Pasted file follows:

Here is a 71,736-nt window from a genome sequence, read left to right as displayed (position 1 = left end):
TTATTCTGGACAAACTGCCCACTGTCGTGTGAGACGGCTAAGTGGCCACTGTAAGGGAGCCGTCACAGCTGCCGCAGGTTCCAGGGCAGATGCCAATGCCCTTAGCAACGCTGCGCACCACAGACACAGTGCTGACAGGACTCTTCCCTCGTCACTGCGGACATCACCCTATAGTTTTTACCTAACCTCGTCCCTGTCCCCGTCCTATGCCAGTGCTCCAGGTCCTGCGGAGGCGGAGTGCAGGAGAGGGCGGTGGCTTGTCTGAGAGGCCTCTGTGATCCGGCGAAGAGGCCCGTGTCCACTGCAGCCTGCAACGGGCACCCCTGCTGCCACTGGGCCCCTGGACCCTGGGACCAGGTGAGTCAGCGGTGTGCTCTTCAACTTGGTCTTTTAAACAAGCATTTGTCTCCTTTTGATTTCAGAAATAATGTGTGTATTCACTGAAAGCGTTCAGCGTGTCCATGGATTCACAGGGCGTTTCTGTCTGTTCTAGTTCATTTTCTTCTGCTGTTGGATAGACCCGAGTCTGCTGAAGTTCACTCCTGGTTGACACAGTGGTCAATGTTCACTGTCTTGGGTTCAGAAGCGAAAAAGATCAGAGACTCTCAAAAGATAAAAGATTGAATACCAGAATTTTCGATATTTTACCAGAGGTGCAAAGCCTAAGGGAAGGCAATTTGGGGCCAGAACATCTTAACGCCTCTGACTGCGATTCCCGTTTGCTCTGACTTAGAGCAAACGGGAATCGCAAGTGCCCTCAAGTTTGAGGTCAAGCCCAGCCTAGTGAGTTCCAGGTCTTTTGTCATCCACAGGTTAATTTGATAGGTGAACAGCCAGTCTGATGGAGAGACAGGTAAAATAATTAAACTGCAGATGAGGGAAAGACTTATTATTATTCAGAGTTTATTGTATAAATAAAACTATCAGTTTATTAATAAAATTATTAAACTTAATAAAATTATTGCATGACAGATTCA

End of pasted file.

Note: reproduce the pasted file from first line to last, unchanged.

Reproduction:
Here is a 71,736-nt window from a genome sequence, read left to right as displayed (position 1 = left end):
TTATTCTGGACAAACTGCCCACTGTCGTGTGAGACGGCTAAGTGGCCACTGTAAGGGAGCCGTCACAGCTGCCGCAGGTTCCAGGGCAGATGCCAATGCCCTTAGCAACGCTGCGCACCACAGACACAGTGCTGACAGGACTCTTCCCTCGTCACTGCGGACATCACCCTATAGTTTTTACCTAACCTCGTCCCTGTCCCCGTCCTATGCCAGTGCTCCAGGTCCTGCGGAGGCGGAGTGCAGGAGAGGGCGGTGGCTTGTCTGAGAGGCCTCTGTGATCCGGCGAAGAGGCCCGTGTCCACTGCAGCCTGCAACGGGCACCCCTGCTGCCACTGGGCCCCTGGACCCTGGGACCAGGTGAGTCAGCGGTGTGCTCTTCAACTTGGTCTTTTAAACAAGCATTTGTCTCCTTTTGATTTCAGAAATAATGTGTGTATTCACTGAAAGCGTTCAGCGTGTCCATGGATTCACAGGGCGTTTCTGTCTGTTCTAGTTCATTTTCTTCTGCTGTTGGATAGACCCGAGTCTGCTGAAGTTCACTCCTGGTTGACACAGTGGTCAATGTTCACTGTCTTGGGTTCAGAAGCGAAAAAGATCAGAGACTCTCAAAAGATAAAAGATTGAATACCAGAATTTTCGATATTTTACCAGAGGTGCAAAGCCTAAGGGAAGGCAATTTGGGGCCAGAACATCTTAACGCCTCTGACTGCGATTCCCGTTTGCTCTGACTTAGAGCAAACGGGAATCGCAAGTGCCCTCAAGTTTGAGGTCAAGCCCAGCCTAGTGAGTTCCAGGTCTTTTGTCATCCACAGGTTAATTTGATAGGTGAACAGCCAGTCTGATGGAGAGACAGGTAAAATAATTAAACTGCAGATGAGGGAAAGACTTATTATTATTCAGAGTTTATTGTATAAATAAAACTATCAGTTTATTAATAAAATTATTAAACTTAATAAAATTATTGCATGACAGATTCA